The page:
1970s Marvel and DC Comics veteran artist Rich Buckler died at the age of 68, May 19, 2017. In this photo, a visitor takes a look at an issue of a 'Captain America' comic book published by Marvel Comics, during the 35th Comic Fair 2017 in Barcelona, March 30, 2017. Getty Images

Comic artist Rich Buckler died at the age of 68 on Friday after struggling with cancer for a long time, his family, friends and Roy Thomas, who worked with him at both Marvel and DC confirmed to Bleeding Cool News.

Aardwolf publishing had been helping him with his medical expenses. They started an initiative early in 2016 by putting up his works on sale. A copy with an original drawing from Buckler cost $58 while if it was without the unique sketch it cost $22.

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Buckler was a revered artist who worked on all the major characters and series of both Marvel and DC comics. He co-created the character "Deathlok," who first appeared in 1974’s "Astonishing Tales #25 of the Fantastic Four series" and the DC comics’ super-team "All-Star Squadron."

He was known for his work on titles like the "Fantastic Four," "Astonishing Tales," "Superman’s Girlfriend Lois Lane" and "Jonah Hex" throughout 70s and 80s. Buckler’s first publication was 1968’s "Flash Gordon #10" by King Features. He joined the Black Panther title "Jungle Action" and worked with writer Don McGregor before he started working on the Fantastic Four title from 1974. "Death of Jean DeWolff," considered one of the best storylines of the Spider-Man series (Spectacular Spider-Man), was created by Buckler in collaboration with Peter David.

Back in 2010, Buckler recounted the inspiration and making of Deathlok on comic historian Daniel Best’s blog, "In creating Deathlok, what I came up with was so surreal and 'out of left field' that I wondered if it even fit in with Marvel’s universe of super-heroes. Actually, I strongly suspected that he wouldn’t. He wasn’t a hero, that’s for sure."

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"The concept would have elements of mind control, military black ops, terrorism, science gone mad, and a dark apocalyptic future scenario with a main character who was a computer-programmed assassin gone rogue. As the idea developed it began to take shape and form as a wild paranoid fantasy that I thought fit perfectly with the times we were living in," he continued.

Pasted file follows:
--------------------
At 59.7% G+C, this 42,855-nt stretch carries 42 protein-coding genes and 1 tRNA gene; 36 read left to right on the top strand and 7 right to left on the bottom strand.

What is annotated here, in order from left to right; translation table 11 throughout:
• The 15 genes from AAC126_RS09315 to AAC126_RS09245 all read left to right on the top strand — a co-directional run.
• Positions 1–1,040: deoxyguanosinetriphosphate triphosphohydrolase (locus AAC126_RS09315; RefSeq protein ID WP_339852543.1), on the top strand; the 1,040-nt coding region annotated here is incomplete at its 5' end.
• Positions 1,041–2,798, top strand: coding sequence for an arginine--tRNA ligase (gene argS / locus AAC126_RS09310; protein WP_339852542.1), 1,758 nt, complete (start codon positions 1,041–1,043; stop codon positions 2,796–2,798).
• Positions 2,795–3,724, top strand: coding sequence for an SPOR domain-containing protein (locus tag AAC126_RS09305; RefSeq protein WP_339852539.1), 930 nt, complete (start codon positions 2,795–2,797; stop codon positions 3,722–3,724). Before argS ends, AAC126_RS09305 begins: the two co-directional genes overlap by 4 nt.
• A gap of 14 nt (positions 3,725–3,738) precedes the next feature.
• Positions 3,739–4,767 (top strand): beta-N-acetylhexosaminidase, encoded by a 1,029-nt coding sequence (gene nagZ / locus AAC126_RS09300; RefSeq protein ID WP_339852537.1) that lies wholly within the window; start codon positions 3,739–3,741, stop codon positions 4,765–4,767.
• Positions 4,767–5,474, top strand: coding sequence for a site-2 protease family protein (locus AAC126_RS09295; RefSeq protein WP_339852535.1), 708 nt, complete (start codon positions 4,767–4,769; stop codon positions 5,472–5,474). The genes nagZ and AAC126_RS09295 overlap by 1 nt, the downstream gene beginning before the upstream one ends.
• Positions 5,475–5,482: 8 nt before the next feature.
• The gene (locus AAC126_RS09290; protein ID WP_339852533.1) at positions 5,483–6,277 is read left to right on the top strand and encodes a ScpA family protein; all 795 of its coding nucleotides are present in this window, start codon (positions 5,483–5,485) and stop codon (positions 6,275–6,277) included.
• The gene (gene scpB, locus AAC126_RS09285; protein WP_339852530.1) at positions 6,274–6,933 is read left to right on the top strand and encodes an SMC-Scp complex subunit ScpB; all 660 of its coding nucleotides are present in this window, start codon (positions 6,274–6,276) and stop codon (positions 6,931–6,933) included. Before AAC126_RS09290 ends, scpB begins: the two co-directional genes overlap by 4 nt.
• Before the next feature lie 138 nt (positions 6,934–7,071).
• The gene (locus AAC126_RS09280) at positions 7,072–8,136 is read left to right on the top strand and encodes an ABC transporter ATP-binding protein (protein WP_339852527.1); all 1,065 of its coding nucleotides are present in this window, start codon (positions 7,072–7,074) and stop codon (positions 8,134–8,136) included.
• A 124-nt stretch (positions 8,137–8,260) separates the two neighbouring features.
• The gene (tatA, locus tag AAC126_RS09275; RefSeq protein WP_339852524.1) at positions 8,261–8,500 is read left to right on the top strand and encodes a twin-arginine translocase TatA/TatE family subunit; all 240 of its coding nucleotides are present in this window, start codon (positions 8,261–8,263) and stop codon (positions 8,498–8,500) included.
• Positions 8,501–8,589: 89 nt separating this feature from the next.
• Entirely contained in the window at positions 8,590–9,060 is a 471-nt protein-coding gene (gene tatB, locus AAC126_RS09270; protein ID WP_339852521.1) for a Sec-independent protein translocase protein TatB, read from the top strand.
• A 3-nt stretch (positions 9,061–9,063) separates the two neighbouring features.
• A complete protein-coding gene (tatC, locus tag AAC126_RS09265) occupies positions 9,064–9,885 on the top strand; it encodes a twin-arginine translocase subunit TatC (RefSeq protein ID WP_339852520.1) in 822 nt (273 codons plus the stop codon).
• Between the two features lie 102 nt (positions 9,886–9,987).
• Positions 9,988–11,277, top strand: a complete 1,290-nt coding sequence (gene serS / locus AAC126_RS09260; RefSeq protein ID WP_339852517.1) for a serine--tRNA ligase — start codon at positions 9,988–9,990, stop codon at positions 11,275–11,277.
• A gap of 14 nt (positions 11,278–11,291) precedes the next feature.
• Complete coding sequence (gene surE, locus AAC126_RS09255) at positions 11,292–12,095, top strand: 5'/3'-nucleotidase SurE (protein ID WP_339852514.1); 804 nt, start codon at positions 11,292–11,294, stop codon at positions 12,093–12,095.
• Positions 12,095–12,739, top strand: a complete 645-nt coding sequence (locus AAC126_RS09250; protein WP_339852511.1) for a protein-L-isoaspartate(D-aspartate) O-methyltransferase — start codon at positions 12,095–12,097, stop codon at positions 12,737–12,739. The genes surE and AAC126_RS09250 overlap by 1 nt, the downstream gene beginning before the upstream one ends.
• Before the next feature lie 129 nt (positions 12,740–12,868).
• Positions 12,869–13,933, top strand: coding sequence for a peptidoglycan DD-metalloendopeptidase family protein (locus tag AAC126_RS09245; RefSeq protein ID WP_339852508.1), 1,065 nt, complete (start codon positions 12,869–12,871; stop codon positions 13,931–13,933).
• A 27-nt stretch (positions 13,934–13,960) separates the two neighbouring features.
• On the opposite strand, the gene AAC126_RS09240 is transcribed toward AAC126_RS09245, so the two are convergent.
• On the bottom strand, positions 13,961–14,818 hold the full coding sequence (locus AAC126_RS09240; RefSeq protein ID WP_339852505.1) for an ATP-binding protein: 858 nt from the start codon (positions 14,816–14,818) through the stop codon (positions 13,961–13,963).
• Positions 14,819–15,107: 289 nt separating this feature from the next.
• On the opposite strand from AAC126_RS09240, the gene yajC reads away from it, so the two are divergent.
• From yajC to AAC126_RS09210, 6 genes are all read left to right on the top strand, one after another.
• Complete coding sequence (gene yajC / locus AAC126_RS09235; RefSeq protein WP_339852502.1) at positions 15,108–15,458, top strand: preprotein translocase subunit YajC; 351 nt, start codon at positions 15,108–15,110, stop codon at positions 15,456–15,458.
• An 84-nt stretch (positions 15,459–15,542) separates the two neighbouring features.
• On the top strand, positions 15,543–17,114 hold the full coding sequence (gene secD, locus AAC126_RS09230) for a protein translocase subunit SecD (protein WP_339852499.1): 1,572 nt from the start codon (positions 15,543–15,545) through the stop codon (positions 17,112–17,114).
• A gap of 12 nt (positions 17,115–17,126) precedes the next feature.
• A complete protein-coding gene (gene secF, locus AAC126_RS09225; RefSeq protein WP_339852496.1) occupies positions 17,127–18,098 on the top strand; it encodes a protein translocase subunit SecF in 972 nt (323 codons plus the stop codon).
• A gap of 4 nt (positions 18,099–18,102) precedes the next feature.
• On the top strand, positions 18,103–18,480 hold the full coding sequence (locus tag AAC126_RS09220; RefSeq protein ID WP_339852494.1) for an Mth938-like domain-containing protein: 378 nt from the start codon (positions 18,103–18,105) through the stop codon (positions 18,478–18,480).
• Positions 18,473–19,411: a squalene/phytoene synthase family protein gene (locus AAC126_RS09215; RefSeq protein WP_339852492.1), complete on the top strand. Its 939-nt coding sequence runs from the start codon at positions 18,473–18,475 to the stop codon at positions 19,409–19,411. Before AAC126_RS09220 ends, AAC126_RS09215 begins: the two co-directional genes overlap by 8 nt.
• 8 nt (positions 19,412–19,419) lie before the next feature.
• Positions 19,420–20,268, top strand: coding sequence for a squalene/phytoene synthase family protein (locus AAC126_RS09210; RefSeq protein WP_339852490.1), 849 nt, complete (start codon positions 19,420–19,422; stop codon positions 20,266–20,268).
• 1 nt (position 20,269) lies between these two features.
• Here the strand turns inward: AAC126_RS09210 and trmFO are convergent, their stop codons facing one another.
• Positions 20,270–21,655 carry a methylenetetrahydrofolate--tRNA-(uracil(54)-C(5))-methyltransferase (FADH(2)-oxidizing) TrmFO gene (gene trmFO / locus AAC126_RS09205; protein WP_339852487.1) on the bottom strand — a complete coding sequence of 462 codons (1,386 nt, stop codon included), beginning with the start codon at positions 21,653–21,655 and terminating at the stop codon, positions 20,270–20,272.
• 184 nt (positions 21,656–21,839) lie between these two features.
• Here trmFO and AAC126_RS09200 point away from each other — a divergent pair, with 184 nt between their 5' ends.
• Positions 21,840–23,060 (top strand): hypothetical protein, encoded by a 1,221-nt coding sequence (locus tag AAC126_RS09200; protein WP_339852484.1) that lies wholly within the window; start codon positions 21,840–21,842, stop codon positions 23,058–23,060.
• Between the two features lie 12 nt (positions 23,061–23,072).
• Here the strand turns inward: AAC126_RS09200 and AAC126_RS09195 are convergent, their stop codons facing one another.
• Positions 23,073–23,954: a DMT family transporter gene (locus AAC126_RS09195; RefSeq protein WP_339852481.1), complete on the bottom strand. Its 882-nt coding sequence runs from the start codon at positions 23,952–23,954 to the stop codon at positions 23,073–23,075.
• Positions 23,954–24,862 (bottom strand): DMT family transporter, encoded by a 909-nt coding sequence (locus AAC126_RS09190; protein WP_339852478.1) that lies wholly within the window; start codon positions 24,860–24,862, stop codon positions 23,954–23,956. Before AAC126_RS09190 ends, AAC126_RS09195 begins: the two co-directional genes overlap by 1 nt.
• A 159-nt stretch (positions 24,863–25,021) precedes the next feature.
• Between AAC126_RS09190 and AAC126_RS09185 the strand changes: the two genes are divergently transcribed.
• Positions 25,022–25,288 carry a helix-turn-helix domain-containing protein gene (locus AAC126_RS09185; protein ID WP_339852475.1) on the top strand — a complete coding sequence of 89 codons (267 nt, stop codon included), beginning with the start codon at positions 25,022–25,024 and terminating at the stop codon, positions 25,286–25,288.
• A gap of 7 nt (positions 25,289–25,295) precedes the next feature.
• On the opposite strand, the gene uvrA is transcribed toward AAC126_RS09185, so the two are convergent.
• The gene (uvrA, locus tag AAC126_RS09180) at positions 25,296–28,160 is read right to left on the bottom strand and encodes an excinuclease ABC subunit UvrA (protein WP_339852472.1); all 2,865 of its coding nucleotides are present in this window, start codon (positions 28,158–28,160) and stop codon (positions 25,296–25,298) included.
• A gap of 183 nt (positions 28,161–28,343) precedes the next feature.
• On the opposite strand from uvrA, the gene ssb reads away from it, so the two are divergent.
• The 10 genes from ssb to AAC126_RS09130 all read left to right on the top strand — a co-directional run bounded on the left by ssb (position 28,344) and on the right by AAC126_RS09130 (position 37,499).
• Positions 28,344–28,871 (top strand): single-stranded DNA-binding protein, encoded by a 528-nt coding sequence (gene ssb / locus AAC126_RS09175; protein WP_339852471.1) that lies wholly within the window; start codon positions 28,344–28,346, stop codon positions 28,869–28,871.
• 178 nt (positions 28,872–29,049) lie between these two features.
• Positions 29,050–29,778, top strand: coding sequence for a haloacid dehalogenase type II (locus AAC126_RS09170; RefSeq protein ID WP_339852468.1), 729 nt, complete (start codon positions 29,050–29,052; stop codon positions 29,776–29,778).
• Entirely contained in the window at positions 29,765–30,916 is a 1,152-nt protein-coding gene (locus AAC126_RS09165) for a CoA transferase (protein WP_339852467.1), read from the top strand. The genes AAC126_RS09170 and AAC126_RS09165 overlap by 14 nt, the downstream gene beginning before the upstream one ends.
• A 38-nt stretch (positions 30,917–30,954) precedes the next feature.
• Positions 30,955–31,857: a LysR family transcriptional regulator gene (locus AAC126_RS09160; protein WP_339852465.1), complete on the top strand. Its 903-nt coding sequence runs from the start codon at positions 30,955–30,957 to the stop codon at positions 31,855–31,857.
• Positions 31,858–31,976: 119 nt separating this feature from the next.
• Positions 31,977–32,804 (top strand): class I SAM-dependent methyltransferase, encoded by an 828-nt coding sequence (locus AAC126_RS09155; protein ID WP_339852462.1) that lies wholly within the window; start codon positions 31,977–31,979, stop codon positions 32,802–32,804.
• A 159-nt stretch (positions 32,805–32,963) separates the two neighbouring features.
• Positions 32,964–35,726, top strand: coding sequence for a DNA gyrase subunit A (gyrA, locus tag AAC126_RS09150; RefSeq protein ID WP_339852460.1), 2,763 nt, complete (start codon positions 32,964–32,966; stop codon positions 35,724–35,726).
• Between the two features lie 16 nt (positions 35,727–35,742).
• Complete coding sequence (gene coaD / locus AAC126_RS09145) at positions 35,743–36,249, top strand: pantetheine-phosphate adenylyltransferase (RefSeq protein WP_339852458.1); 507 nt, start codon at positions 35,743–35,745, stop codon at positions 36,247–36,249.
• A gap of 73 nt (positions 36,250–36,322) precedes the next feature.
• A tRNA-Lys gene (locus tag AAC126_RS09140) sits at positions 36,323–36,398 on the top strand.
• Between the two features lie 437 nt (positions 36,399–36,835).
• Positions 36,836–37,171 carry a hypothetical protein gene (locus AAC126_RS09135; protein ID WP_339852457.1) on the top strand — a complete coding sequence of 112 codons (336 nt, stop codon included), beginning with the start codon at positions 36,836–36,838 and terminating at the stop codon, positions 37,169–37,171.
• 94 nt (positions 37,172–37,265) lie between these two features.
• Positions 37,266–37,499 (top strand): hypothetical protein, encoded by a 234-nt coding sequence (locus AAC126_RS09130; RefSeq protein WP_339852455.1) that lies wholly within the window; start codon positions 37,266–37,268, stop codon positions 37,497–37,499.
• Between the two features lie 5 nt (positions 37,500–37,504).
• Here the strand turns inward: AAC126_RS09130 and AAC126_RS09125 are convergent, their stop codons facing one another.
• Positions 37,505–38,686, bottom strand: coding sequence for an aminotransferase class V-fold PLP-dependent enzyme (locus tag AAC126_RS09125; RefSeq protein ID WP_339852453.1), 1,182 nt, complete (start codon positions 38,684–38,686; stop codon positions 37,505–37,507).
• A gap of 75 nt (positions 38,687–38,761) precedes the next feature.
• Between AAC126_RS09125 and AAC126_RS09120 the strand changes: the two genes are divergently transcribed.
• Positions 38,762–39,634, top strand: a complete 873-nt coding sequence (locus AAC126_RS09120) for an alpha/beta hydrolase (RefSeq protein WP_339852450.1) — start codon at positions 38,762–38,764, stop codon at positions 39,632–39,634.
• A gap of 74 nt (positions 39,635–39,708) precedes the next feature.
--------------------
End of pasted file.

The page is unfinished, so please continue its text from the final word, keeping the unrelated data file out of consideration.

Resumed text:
"It seemed to be a time for the creation of a new archetype – one that would reflect the technological age we all were headed into (or, rather, the future that our world leaders seem to be making sure we are heading into). Maybe not exactly a new Superman – or maybe something even beyond the 'superman' concept – a character who would encounter much of the insanity of the modern world that I perceived even in my early twenties."

Marvel confirmed the news on Twitter saying: "Marvel is deeply saddened by the loss of artist Rich Buckler." They offered condolences to his friends and family.

Joss Whedon, the writer of "The Avengers" and "Agents of S.H.I.E.L.D." and the upcoming Batgirl issues, tweeted: "Deathlok was true subversive 70's sci-fi and quite a good looking boy. R.I.P. Rich Buckler, one of my early Marvel art gods."

Buckler, also the author of two books, "How to Become a Comic Book Artist" and "How to Draw Superheroes," was an imperative artist of his age. The incredible amount of work he had done inspired a generation of artist including George Perez and many more.